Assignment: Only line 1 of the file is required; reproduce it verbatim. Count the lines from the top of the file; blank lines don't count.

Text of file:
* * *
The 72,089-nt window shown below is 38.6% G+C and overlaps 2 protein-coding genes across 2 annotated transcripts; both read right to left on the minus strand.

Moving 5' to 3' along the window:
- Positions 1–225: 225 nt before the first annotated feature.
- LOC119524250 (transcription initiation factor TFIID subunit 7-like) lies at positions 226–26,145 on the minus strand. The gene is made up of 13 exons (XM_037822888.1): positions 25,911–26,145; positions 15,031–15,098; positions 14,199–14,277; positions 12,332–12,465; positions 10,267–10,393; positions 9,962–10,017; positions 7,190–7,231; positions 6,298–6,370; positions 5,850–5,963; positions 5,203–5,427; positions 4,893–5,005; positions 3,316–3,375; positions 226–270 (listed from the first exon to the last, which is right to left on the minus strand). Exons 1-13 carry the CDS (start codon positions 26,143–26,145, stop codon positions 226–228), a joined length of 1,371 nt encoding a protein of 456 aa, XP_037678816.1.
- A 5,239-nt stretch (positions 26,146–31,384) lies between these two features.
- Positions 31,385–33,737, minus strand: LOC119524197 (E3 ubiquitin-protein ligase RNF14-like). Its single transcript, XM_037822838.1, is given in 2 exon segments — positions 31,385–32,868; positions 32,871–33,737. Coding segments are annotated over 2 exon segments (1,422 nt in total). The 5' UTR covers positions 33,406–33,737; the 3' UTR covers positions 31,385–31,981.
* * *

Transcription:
The 72,089-nt window shown below is 38.6% G+C and overlaps 2 protein-coding genes across 2 annotated transcripts; both read right to left on the minus strand.